Seven Years in Prison for Trio at 2014 Protest Fight

Three men whose arrests were ordered by Prime Minister Hun Sen for a street brawl that broke out at a July 2014 protest decried Cambodia’s corrupt judicial system as judges on Monday found them guilty of “joining an insurrection” and sentenced them to seven years in prison.

Yon Kimhour, 29, Roen Chetra, 33, and Yea Thong, 44, were jailed on August 5, two weeks after 11 CNRP activists were found guilty of leading and joining an insurrection over the opposition protest at Phnom Penh’s Freedom Park.

Roen Chetra walks into the Phnom Penh Municipal Court on Monday ahead of his sentencing for 'joining an insurrection' in July 2014. (Siv Channa/ The Cambodia Daily)
Roen Chetra walks into the Phnom Penh Municipal Court on Monday ahead of his sentencing for ‘joining an insurrection’ in July 2014. (Pring Samrang/Reuters)

They went on trial last month.

During two days of hearings, two of the men told the court that they were only defending themselves, while the third denied ever fighting anyone.

Yet each was found guilty on Monday.

“The Phnom Penh Municipal Court’s panel of judges has decided to sentence, first, Roen Chetra, second, Yun Kimhour, and third, Yea Thong, to seven years’ prison each for joining an insurrectionary movement,” Presiding Judge Mong Mony Sorphea announced.

The decision led the defendants to draw comparisons to three of Mr. Hun Sen’s bodyguards, who were found guilty last month of pulling two opposition lawmakers out of their cars and beating them as they left the National Assembly in October.

“It’s very unfair! Beating lawmakers gets a sentence of four years,” Mr. Chetra said, standing up after the verdict was announced. “They beat others until they had to be hospitalized in Thailand, with broken arms and broken noses, and it was four years in jail.”

The CNRP’s two lawmakers were evacuated to Thailand for treatment, with the three bodyguards convicted of intentional violence and sentenced to serve only a year in jail with the rest of their sentences suspended.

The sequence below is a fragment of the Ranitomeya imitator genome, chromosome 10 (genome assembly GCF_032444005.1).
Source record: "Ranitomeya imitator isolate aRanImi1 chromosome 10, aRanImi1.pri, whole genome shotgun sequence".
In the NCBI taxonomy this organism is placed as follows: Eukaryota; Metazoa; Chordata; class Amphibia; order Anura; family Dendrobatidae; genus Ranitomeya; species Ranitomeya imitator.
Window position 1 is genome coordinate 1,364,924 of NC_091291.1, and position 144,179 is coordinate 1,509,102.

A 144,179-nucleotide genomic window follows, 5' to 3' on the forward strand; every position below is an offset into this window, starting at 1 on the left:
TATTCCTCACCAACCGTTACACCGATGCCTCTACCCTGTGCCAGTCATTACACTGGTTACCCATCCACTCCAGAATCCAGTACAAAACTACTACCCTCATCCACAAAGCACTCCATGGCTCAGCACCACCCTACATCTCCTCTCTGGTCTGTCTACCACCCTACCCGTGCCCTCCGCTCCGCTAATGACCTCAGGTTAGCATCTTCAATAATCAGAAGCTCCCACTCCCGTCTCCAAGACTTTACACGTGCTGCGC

As he was escorted from the courtroom on Monday, Mr. Chetra said the handling of the two cases spoke volumes about the state of the judiciary.

“The courts in Cambodia are not independent. No transparency and no independence,” he said.

The three sentenced on Monday were arrested over a street brawl in which protesters hit back at attempts by the notoriously violent Daun Penh district security guards to end their protest. The guards had for months beaten anyone trying to protest at Freedom Park against the government’s ban on public demonstrations, which came after its deadly repression of a nationwide strike of garment workers and mass CNRP demonstrations in January 2014.

Led by CNRP lawmaker Mu Sochua, the protest marked the first time anyone fought back against the guards. Many guards and protesters were sent to the hospital, but none sustained long-term injuries.

Mr. Chetra and Mr. Kimhour both testified on May 5 that they had only fought back after the district security guards attacked them for failing to heed their orders to stop putting up political banners and leave the area.

Mr. Kimhour did not speak to reporters at court, but Mr. Thong, who testified on May 31 that he had played no part in the violence and only helped the injured guards, said he was not surprised by the sentence.

“Nothing about this is remarkable because the courts in Cambodia are not fair to people,” he said.

During his hearing on May 31, Mr. Thong said he had simply happened upon the protest while driving his wife to work and had stopped to film the events. An incredulous judge appeared to abandon any presumption of innocence, asking him why he would have been arrested had he just been filming.

At no point during the trial were any photographs or videos of him taking part in the violence presented to the court. Instead, videos shown by the prosecutors during the trial showed him filming the events.

Mr. Thong declined to comment further on Monday, but his wife, Pol Romduol, 40, denounced the verdict.

“There is no justice, brother, because my husband did not do anything wrong,” she said outside the courtroom. “Courts in Cambodia are not fair for the powerless people.”

Mr. Kimhour’s mother, Sorn Sokhom, 52, said she was beside herself with grief.

“My son made no mistake. He did not beat anyone…. He helped others. So why are they charging and sentencing him to seven years?” she said.

“For those who beat the lawmakers, they only have a few more months and they will leave [prison].”

Justice Ministry spokesman Kim Santepheap, asked about the discrepancy between the sentences handed down to the three protesters and to Mr. Hun Sen’s bodyguards, said that everything had been handled appropriately.

“In my opinion, civil society, before making evaluations on the judgement of the judges, should find out about the law,” he said, explaining that punishment was decided at the judge’s discretion.

“If they don’t understand, they can request that the Justice Ministry open a training course to make them understand the law,” he said. “Before they think and talk, let them look at the law.”

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